Why are gardens so universally healing? This morning, after
harvesting sun-ripened peaches, Japanese finger eggplants, heirloom tomatoes, kale, sunflowers and more, I felt profound gratitude. Truth is, I still live in awe of seeds. How a bland black/brown seed planted last spring emerges as an seven-foot tall branching sunflower amazes me. That’s even after the deer dropped by for a gourmet meal and topped off their first flower heads. Nothing stops their exuberant growth!
I first discovered the power of a garden after being diagnosed with my first aggressive breast cancer many years ago. While healing from surgery and chemo, I began restoring a neglected three-tier rock garden. I chose perennials, probably because they live for many seasons. It’s a welcome image in the midst of cancer treatment.
An Abundance of Beauty
Then when our daughter Krista died on a sunny May morning, we plunged into the deep winter of sorrow. The one bright moment each day was seeing what new shoots or blossoms came forth in the garden. To watch an elegant bronze French tulip wave in the wind, see a star magnolia unfurl, or taste a tart Concord grape from a 50-year-old vine inevitably gave my heart a lift. Life does continue to unfold with beauty, I sensed, and seeds of hope slowly took root. Environmentalist John Muir’s quote that “Everyone needs beauty as well as bread, places to play in and pray in, where nature may heal and give strength to body and soul” seems as true today as in the 1800s.
The Rituals in each Season
I also love the rhythm of rituals that gardens inevitably create….such as baking a peach pie the day they ripen on the tree. The ancient words “There is a time to sow and a time to reap” shape a gardener’s or cook’s days. Whether making spring’s strawberry shortcake or jam, summer’s gazpacho soup or basil pesto, or autumn’s baked apples, I find working with the earth’s seasonal offerings somehow gives a gentle inner peace. After our harsh winters, I can hardly wait for our farmer’s market to open. Fall wouldn’t feel complete without our annual family drive to Green Bluff to pick apples. Many persons savor such seasonal rhythms and rituals, and memories of special meals often sharpen our longings for home when away. This year I experimented with an internet recipe called Mama Thorton’s Peace Pie Recipe…with almond and cinnamon. It clearly deserves its five star rating! If you like to bake, you can find it at http://www.foodnetwork.com/recipes/anne-thornton/mama-thorntons-peach-pie-recipe.html. On a hot afternoon, I did it the lazy way by just rolling out a prepared pie crust.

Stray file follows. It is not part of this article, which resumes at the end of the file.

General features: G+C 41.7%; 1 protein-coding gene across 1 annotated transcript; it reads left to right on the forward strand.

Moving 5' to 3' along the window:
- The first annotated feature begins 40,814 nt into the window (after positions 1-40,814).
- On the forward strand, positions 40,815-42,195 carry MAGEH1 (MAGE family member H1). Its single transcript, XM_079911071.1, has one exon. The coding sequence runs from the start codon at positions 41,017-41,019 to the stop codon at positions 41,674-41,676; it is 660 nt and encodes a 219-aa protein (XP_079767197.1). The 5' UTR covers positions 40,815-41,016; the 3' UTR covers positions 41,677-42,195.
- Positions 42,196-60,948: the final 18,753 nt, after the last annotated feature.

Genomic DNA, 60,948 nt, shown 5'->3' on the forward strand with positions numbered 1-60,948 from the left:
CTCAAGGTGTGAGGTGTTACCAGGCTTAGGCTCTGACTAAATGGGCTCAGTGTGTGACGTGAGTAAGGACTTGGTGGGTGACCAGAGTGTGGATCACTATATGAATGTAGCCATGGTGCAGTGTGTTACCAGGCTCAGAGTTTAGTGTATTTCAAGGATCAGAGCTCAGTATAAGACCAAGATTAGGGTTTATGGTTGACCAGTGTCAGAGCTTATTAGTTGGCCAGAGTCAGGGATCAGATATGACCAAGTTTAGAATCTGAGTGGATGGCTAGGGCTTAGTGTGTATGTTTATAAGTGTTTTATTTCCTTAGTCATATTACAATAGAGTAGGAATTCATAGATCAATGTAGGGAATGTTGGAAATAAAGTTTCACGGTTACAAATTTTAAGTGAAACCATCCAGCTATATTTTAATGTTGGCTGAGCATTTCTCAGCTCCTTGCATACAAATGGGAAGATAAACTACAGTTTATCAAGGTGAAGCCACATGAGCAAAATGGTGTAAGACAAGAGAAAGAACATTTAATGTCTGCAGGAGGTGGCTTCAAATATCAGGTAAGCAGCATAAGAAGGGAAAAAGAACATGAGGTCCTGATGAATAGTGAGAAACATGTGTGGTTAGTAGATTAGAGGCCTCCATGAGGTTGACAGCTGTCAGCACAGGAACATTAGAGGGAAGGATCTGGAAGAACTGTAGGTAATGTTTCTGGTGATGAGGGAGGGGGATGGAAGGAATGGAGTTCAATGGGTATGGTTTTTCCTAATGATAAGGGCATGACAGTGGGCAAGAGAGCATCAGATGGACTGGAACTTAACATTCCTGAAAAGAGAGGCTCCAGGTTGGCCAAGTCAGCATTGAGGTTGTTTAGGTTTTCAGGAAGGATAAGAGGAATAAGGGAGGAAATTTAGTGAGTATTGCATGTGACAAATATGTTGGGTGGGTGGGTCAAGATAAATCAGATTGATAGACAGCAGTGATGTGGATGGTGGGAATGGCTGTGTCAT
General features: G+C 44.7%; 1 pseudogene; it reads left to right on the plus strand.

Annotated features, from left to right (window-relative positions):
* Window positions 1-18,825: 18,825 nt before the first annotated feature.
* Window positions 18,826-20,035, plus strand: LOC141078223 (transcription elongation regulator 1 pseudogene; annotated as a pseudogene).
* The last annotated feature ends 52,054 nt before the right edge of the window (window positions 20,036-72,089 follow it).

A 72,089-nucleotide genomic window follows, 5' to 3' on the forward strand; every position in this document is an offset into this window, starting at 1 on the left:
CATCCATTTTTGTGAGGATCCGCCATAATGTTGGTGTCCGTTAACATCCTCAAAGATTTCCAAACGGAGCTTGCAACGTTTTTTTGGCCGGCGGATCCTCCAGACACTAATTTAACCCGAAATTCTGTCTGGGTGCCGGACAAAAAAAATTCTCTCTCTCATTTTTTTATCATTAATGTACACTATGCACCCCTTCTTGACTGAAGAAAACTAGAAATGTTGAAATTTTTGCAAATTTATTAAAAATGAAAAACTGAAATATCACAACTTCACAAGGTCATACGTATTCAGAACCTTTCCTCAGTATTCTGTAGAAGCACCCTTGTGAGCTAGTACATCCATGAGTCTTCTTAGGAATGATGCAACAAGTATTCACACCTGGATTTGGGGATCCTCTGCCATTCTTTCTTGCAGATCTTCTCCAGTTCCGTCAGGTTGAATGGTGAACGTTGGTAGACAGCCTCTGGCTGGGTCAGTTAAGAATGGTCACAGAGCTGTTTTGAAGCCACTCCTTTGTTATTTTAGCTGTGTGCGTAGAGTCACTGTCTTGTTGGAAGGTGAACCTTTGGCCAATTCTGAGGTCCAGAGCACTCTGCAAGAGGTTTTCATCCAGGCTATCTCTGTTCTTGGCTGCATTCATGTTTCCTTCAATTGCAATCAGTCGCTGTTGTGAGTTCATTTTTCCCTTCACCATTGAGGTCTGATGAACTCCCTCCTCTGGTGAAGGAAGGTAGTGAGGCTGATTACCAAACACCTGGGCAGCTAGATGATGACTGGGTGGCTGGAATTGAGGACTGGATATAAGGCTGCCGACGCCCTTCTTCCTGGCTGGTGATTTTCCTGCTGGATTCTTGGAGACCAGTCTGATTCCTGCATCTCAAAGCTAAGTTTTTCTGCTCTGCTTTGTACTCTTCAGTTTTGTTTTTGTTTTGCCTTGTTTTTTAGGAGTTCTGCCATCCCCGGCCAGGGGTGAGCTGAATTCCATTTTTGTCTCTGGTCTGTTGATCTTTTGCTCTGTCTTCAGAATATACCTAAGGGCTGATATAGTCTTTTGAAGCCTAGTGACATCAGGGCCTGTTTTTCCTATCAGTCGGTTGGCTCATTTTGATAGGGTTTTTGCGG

Gardening connects us to neighbors and communities
After harvesting in the morning, I brought some hot red peppers to Meredith, an adventuresome young cook on our lane. She offered me some zucchini and green beans. Since I don’t grow them, I actually welcomed the zucchini (rare, I know). I wanted to try an excellent recipe our daughter Susan created when we recently visited in Boston. The sun filtered into her garden as her two-year-old son Marshall stopped playing long enough to taste a fresh pea from a pod. “Yummy,” he announced as he asked for more. It was a golden moment, seeing a mom assuring that her child experiences the miracle of a fresh pea, pausing to enjoy friendship, and feeling connected to a daughter 3000 miles away as I imagined recreating her recipe. These daily encounters that gardens encourage feel ripe with goodness, especially during these days of disturbing global news.
Winter’s Quiet Renewal
A close friend and the most passionate gardener I know is now undergoing complex treatments for melanoma. For my birthday, she gave me a garden sign that says “Garden as though you will live Forever.” In her own treatment and healing, she knows that the garden will stay central for solace and soul nurturing. Yet, by summer’s end, we both welcome the reality that our cold Inland Northwest climate gives us a pause from gardening. We know that the season of dormancy also offers a time of unseen renewal. Plants continue to be nurtured in their invisible underground soil. When we need to live patiently while enduring a life-altering loss, or when illness forces us to face, even trust, an unseen future, there’s comfort in knowing that quiet renewal is possible.
Gardening inevitably has times of disappointment. I think of one summer where an infestation of aphids decimated some potted vegetables, a hungry deer devoured lilies and hostas, and a surprise freeze ruined a healthy crop of heirloom tomatoes. Such reality leads us to becoming adaptable and persistent when obstacles emerge.
One doesn’t even need a garden to discover the healing power of plants. With all of the indoor herbal gardens now available for apartment dwellers, raised beds being offered at local community gardens, and the possibility of vegetables growing in container pots (that’s how I do most of ours), almost everyone can experience such wonder even with very limited space.
Have you found gardens healing for you?